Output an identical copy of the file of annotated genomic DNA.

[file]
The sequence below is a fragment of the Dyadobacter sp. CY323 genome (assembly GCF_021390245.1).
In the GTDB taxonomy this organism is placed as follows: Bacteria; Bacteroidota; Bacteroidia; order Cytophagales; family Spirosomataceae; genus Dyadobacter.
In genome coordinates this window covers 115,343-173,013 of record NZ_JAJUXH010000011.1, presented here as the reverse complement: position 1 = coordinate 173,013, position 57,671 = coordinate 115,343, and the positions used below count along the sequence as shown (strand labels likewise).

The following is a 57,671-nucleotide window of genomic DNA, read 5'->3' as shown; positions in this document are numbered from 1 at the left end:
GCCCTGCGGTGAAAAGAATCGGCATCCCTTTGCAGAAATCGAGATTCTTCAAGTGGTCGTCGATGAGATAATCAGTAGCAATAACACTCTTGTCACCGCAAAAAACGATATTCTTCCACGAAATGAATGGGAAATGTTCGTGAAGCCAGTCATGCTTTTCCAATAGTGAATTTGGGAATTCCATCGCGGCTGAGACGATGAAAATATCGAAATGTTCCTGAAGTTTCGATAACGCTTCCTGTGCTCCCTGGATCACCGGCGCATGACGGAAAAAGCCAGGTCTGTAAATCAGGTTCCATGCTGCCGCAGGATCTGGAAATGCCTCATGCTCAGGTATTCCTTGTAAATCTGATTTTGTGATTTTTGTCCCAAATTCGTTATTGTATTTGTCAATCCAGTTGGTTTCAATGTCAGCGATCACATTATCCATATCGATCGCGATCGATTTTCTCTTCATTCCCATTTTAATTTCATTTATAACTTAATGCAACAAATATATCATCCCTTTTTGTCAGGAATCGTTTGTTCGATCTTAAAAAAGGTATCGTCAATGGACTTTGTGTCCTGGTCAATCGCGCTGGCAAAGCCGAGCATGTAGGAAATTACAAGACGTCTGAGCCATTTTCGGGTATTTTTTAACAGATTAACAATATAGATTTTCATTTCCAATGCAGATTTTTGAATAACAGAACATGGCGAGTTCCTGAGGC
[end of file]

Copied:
The sequence below is a fragment of the Dyadobacter sp. CY323 genome (assembly GCF_021390245.1).
In the GTDB taxonomy this organism is placed as follows: Bacteria; Bacteroidota; Bacteroidia; order Cytophagales; family Spirosomataceae; genus Dyadobacter.
In genome coordinates this window covers 115,343-173,013 of record NZ_JAJUXH010000011.1, presented here as the reverse complement: position 1 = coordinate 173,013, position 57,671 = coordinate 115,343, and the positions used below count along the sequence as shown (strand labels likewise).

The following is a 57,671-nucleotide window of genomic DNA, read 5'->3' as shown; positions in this document are numbered from 1 at the left end:
GCCCTGCGGTGAAAAGAATCGGCATCCCTTTGCAGAAATCGAGATTCTTCAAGTGGTCGTCGATGAGATAATCAGTAGCAATAACACTCTTGTCACCGCAAAAAACGATATTCTTCCACGAAATGAATGGGAAATGTTCGTGAAGCCAGTCATGCTTTTCCAATAGTGAATTTGGGAATTCCATCGCGGCTGAGACGATGAAAATATCGAAATGTTCCTGAAGTTTCGATAACGCTTCCTGTGCTCCCTGGATCACCGGCGCATGACGGAAAAAGCCAGGTCTGTAAATCAGGTTCCATGCTGCCGCAGGATCTGGAAATGCCTCATGCTCAGGTATTCCTTGTAAATCTGATTTTGTGATTTTTGTCCCAAATTCGTTATTGTATTTGTCAATCCAGTTGGTTTCAATGTCAGCGATCACATTATCCATATCGATCGCGATCGATTTTCTCTTCATTCCCATTTTAATTTCATTTATAACTTAATGCAACAAATATATCATCCCTTTTTGTCAGGAATCGTTTGTTCGATCTTAAAAAAGGTATCGTCAATGGACTTTGTGTCCTGGTCAATCGCGCTGGCAAAGCCGAGCATGTAGGAAATTACAAGACGTCTGAGCCATTTTCGGGTATTTTTTAACAGATTAACAATATAGATTTTCATTTCCAATGCAGATTTTTGAATAACAGAACATGGCGAGTTCCTGAGGC